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I regularly read out loud to my reading-capable children. I know they can read. I’m super proud of their literacy skills. But when one of my kids comes to me with anything from a colorful picture book to a dense chapter book and says, “Mom, will you read to me?” The answer is always yes. Yes, come sit by me. Yes, lean right up into my arms. Yes, let me touch your your skin, your hair, your hands. Yes, let me take care of you. Yes, let’s go on this journey together. I’m always here for you.

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We have physical playtime every night. Well, I say “we” but I mean “they.” This is 100% my husband’s realm. I really enjoy watching everyone roughhouse, but I usually do not participate as I don’t like being assaulted with pillows and pokes and loudness. (Though, John made up a tennis ball game that I admit looks pretty fun. Since it does not involve bodily contact, I’m up for that one.) What works especially well with John’s games is that they require the kids to be on a team–working together against him. Whether it’s Sleeping Giant (they must successfully steal a precious object (rock, Lego) from the sleeping giant (Dad) who is apt to wake up at any moment and “get them”) or Secret Ambush (which is pretty much just what it sounds like), the kids come together in ways that they don’t normally. Last night, Secret Ambush involved an actual battle plan. Our two children who might normal be seen bickering and annoying each other worked together for an hour on their encoded positions and attack strategy. Despite an unsuccessful “secret” ambush against Dad relaxing on the bed, the evening ended in fits of giggles and laughter-infused, if not slightly worrisome, exclamations of, “You’re squeezing my pee out! You’re squeezing my pee out!” and a mad dash to the bathroom.

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We accept their thoughts, words and perspectives. We don’t laugh, we don’t get sarcastic, we don’t belittle, we don’t make fun. We take what they say seriously, even if their comments surprise or amuse us. Like this comment from my son in the car the other day:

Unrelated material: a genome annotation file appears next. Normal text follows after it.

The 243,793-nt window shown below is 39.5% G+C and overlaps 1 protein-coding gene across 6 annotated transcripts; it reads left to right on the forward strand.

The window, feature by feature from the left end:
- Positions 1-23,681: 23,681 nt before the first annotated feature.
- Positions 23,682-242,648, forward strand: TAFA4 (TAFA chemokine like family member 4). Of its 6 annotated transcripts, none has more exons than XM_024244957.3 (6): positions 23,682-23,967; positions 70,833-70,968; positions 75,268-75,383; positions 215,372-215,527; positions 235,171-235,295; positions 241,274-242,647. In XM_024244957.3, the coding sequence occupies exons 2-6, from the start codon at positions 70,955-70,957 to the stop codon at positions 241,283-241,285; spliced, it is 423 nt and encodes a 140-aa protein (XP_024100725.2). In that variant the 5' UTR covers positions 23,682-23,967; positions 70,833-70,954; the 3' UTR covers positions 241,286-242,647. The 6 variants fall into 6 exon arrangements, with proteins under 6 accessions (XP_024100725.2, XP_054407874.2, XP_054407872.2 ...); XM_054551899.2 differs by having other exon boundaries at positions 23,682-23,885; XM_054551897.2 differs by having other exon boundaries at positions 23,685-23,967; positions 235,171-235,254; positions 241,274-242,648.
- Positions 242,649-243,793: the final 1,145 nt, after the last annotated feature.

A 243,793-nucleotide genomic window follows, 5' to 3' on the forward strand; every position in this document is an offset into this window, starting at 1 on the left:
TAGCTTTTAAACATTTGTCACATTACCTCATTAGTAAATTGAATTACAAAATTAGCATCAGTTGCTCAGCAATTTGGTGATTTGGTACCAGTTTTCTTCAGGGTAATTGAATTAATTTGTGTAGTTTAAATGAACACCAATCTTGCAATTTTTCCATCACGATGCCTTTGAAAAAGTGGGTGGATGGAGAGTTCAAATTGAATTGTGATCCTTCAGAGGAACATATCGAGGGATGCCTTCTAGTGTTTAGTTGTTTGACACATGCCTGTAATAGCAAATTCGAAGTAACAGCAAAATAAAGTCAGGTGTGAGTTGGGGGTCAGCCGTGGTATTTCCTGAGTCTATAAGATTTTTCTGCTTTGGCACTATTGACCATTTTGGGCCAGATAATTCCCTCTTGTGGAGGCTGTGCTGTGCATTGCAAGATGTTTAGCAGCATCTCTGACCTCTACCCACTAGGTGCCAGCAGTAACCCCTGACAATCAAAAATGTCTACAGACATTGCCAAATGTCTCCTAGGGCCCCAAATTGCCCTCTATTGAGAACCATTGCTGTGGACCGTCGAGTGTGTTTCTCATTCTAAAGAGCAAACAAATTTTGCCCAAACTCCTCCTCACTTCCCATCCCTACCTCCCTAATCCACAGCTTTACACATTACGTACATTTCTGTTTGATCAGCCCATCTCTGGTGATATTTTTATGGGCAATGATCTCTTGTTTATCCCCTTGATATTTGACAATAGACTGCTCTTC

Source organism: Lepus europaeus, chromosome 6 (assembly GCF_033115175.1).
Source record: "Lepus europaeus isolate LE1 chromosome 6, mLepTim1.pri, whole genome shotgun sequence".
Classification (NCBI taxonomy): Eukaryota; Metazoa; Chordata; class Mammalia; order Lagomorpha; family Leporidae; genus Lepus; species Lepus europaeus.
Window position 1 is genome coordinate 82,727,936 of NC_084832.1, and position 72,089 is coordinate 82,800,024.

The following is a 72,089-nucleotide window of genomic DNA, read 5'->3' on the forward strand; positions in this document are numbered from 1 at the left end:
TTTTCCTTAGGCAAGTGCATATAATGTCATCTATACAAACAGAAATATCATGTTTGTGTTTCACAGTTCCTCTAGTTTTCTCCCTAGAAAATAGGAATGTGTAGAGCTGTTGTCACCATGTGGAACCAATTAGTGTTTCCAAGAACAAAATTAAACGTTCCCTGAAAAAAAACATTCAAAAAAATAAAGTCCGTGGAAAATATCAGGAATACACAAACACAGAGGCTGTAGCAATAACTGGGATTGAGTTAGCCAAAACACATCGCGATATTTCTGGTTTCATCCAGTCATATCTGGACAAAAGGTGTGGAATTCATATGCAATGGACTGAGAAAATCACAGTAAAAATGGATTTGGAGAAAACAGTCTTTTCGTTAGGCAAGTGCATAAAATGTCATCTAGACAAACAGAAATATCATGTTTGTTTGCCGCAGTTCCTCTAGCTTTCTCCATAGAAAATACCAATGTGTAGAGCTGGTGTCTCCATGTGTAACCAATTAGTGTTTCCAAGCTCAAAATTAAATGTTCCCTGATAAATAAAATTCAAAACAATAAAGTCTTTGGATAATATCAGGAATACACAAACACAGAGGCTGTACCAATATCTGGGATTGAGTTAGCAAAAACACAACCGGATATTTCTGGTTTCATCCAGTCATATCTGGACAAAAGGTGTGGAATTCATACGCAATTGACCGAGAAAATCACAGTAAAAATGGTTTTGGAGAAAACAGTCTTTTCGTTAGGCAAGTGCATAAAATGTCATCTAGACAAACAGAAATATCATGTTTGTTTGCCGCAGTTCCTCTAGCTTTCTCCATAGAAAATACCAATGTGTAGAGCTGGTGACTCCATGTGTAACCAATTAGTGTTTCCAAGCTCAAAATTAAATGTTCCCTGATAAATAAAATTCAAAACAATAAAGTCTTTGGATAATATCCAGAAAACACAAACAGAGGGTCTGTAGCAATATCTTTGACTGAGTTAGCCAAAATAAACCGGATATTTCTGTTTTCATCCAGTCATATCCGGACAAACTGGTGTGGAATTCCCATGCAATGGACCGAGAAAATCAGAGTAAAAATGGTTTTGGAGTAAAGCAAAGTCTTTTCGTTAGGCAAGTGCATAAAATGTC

JJ: Why does the bank say Wells Fargo?
Me: That’s the name of this bank. There are other banks around town.
JJ: Oh, like what?
Me: Umm…I can’t think of any names right now, but as we drive I’ll point out others I see.
JJ: Yeah, and prisons, too. Point those out when you see them.
Me: Of course.

Or this comment that my daughter made at Red Robin after the waitress delivered our food and handed over her cheeseburger:

Elia: Ohhhh, my bun has seeds on it! I love that. I love the way they feel on the bun. I LOVE seeds; they are SO nice to touch!

Which is interesting, because I never knew she felt so strongly about seeded buns or seeds in general. But she is a texture girl…sensitive to touch, dislikes tags, loves deep pressure massages and heavy blankets. So it totally makes sense that she would notice and appreciate the way a bun feels in her hand. Another small window into who she is. Just as I know my son would naturally be interested to see any and all prisons we might drive past between the bank and the library (FYI: none). My children’s words sometimes bring a smile to my face, but I would never want them to feel bad about sharing bits of who they are. These are the things I need to know most of all.

We give the the sibling a small present on the other child’s birthday. It’s hard to be a little kid and see your sibling get presents and attention and overall specialness and not totally understand why none of it’s for you. Even if you do understand what’s going on, it’s still not easy. John and I have continued this tradition that my grandparents started with my brother and me when we were kids, and we’ve always had one thing for the non-birthday kid to open at present time. (Now that they’re older, though, they’re more capable of handling each other’s birthday with grace and acceptance. So this will most likely be the last year for the sibling gift).

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We sit with our kids when they do their school work. If they so choose. They usually don’t need us to, but sometimes the assignment is hard, or uninteresting, or they just want some company. I know that sometimes, it helps to simply not feel alone in the work that you do. When they request our presence, sitting together is one small way we support and encourage our children in their academic endeavors.

These are ways in which we communicate our values to our kids. It’s how we live them.

Make time for the little things.

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Fear Prevents Understanding. And Cycles Perpetuate.

November 22, 2013 at 9:20 am (Attachment Parenting, General)